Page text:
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Boondoogles and expropriation : rent-sseking and policy distortion when property rights are insecure

  • Keefer, Philip
  • Knack, Stephen

Most analyses of property rights and economic development point to the negative influence of insecure property rights on private investment. The authors focus instead on the largely unexamined effects of insecure property rights on government policy choices. They identify one significant anomaly-dramatically higher public investment in countries with insecure property rights-and use it to make the following broad claims about insecure property rights; 1) They increase rent-seeking. 2) They may reduce the incentives of governments to use tax revenues for productive purposes, such as public investment. 3) They do so whether one regards the principal problem of insecure property rights as the maintenance of law and order, which government spending can potentially remedy, or as the threat of expropriation by government itself, and therefore not remediable by government spending. The authors present substantial empirical evidence to support these claims.

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Paper provided by The World Bank in its series Policy Research Working Paper Series with number 2910.

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Date of creation: 31 Oct 2002
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Handle: RePEc:wbk:wbrwps:2910
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  1. J. Bradford De Long & Lawrence H. Summers, 1990. "Equipment Investment and Economic Growth," NBER Working Papers 3515, National Bureau of Economic Research, Inc.
  2. Bellettini, Giorgio & Berti Ceroni, Carlotta, 2000. "Financial Liberalization, Property Rights, and Growth in an Overlapping-Generations Model," Review of International Economics, Wiley Blackwell, vol. 8(2), pages 348-59, May.
  3. Sonin, Konstantin, 2003. "Why the rich may favor poor protection of property rights," Journal of Comparative Economics, Elsevier, vol. 31(4), pages 715-731, December.
  4. Shantayanan Devarajan & Vinaya Swaroop & Heng-fu Zou, 1996. "The composition of public expenditure and economic growth," CEMA Working Papers 77, China Economics and Management Academy, Central University of Finance and Economics.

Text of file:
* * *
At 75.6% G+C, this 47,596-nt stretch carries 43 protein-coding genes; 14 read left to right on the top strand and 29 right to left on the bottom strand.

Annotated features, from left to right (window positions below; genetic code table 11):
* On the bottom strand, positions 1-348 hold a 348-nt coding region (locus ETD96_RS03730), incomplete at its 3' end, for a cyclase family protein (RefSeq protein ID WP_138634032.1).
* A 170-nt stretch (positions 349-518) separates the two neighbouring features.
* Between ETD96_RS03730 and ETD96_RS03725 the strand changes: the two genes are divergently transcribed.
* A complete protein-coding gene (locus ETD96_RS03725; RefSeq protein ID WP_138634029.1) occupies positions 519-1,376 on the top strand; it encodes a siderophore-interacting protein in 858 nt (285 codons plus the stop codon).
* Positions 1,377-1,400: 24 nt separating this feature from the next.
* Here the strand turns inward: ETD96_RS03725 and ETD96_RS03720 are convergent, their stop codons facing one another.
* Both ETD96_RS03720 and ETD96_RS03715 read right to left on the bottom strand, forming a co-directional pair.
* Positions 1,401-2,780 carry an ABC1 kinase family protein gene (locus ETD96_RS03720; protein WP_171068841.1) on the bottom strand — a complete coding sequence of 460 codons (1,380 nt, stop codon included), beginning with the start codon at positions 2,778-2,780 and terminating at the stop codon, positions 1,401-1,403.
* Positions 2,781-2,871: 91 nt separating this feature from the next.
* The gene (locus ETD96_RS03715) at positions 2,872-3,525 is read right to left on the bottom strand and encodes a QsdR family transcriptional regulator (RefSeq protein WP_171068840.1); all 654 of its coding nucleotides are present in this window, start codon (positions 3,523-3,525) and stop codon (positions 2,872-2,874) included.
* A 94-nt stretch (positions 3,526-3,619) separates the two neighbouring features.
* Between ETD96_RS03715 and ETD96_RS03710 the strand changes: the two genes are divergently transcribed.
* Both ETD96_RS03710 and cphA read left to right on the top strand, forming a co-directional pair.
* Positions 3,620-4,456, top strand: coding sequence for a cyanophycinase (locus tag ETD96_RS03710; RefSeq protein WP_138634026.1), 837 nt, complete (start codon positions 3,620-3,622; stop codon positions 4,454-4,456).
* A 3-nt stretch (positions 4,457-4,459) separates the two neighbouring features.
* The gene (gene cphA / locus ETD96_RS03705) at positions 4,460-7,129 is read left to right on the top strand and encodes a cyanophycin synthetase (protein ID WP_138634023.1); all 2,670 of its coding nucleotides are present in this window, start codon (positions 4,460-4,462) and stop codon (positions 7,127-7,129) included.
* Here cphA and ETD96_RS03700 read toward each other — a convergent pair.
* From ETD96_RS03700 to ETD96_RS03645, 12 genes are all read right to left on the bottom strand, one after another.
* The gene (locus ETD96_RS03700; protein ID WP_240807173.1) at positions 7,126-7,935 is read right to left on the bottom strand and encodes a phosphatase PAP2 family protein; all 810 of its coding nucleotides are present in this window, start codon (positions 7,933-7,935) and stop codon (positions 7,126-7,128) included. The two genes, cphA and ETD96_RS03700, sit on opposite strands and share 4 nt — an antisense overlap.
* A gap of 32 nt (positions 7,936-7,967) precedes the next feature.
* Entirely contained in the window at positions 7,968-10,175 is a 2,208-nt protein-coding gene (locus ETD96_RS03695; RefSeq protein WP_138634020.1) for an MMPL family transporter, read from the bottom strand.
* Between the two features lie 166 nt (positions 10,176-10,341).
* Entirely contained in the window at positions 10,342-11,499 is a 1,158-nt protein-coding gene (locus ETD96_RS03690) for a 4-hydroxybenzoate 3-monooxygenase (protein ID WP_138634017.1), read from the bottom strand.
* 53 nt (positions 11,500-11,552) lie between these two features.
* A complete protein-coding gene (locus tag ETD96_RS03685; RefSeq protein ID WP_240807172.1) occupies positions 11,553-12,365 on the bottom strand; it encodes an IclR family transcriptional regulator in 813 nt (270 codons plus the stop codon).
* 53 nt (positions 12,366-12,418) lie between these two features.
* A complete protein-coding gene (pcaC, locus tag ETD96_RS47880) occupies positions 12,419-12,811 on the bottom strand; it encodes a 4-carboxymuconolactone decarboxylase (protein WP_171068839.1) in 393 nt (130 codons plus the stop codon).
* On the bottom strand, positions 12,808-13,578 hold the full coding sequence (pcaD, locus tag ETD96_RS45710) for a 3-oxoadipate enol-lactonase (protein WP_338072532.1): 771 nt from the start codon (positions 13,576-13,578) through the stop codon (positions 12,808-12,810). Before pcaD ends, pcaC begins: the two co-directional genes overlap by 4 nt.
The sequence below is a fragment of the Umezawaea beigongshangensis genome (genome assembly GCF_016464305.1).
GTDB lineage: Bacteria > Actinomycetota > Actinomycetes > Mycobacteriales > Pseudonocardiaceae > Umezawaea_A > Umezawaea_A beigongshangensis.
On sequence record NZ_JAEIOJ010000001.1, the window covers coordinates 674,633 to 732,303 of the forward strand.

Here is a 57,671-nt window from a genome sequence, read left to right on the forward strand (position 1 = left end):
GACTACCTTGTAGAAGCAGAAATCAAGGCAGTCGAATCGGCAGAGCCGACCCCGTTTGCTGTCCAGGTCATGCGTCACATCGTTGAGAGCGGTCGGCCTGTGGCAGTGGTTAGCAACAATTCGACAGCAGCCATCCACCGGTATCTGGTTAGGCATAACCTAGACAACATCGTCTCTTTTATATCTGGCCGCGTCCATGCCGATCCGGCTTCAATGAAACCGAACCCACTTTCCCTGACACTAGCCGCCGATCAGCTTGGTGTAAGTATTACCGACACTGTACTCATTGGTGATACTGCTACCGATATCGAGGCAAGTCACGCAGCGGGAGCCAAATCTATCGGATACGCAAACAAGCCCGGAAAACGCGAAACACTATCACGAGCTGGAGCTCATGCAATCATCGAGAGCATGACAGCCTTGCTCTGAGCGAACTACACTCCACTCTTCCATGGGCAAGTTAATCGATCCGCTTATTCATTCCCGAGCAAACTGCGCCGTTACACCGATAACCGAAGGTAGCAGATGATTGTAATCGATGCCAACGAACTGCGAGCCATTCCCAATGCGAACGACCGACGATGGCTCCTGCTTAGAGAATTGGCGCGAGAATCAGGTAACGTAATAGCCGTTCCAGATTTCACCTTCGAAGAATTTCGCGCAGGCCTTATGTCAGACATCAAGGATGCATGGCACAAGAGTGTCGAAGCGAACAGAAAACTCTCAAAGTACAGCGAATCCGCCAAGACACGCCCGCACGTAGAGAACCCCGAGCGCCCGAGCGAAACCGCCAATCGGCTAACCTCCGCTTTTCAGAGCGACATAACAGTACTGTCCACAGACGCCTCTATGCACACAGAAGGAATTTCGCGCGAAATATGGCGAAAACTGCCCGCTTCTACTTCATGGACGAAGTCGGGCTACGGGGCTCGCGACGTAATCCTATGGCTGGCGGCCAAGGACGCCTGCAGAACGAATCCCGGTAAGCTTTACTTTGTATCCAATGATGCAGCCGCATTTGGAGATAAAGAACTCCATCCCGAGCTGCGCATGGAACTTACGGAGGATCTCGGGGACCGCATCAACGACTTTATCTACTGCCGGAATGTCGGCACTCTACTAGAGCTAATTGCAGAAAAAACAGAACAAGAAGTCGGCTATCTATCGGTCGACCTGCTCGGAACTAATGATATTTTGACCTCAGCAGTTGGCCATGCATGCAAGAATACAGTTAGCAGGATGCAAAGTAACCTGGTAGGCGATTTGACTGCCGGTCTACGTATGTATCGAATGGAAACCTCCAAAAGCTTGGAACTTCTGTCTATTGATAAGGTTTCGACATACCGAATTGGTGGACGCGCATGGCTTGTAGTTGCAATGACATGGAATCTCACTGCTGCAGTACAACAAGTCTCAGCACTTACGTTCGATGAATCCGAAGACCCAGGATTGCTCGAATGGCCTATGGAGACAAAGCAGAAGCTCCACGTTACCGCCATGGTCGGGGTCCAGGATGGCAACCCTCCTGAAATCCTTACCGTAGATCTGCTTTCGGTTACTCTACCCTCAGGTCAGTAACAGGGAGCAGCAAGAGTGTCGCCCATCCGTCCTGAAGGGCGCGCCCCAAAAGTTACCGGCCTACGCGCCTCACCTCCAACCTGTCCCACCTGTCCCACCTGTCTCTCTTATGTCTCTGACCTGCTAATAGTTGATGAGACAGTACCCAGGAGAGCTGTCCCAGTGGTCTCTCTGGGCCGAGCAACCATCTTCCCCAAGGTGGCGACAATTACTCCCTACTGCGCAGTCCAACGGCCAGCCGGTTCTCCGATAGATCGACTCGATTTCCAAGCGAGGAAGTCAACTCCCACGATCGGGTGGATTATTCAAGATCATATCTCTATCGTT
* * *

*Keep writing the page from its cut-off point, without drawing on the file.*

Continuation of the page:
5. Beck, Thorsten & Clarke, George & Groff, Alberto & Keefer, Philip & Walsh, Patrick, 2000. "New tools and new tests in comparative political economy - the database of political institutions," Policy Research Working Paper Series 2283, The World Bank.
  6. Skaperdas, Stergios, 1992. "Cooperation, Conflict, and Power in the Absence of Property Rights," American Economic Review, American Economic Association, vol. 82(4), pages 720-39, September.
  7. Easterly, William & Rebelo, Sergio, 1993. "Fiscal policy and economic growth: An empirical investigation," Journal of Monetary Economics, Elsevier, vol. 32(3), pages 417-458, December.
  8. Kormendi, Roger C. & Meguire, Philip G., 1985. "Macroeconomic determinants of growth: Cross-country evidence," Journal of Monetary Economics, Elsevier, vol. 16(2), pages 141-163, September.
  9. Barro, R.J., 1989. "Economic Growth In A Cross Section Of Countries," RCER Working Papers 201, University of Rochester - Center for Economic Research (RCER).
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  11. David Stasavage, 2002. "Credible Commitment in Early Modern Europe: North and Weingast Revisited," Journal of Law, Economics and Organization, Oxford University Press, vol. 18(1), pages 155-186, April.
  12. Kamien, Morton I & Schwartz, Nancy L, 1978. "Potential Rivalry, Monopoly Profits and the Pace of Inventive Activity," Review of Economic Studies, Wiley Blackwell, vol. 45(3), pages 547-57, October.
  13. Barro, Robert J., 1990. "Government Spending in a Simple Model of Endogeneous Growth," Scholarly Articles 3451296, Harvard University Department of Economics.
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  15. Vito Tanzi & Hamid Reza Davoodi, 1997. "Corruption, Public Investment, and Growth," IMF Working Papers 97/139, International Monetary Fund.
  16. Stephen Knack & Philip Keefer, 1995. "Institutions And Economic Performance: Cross-Country Tests Using Alternative Institutional Measures," Economics and Politics, Wiley Blackwell, vol. 7(3), pages 207-227, November.
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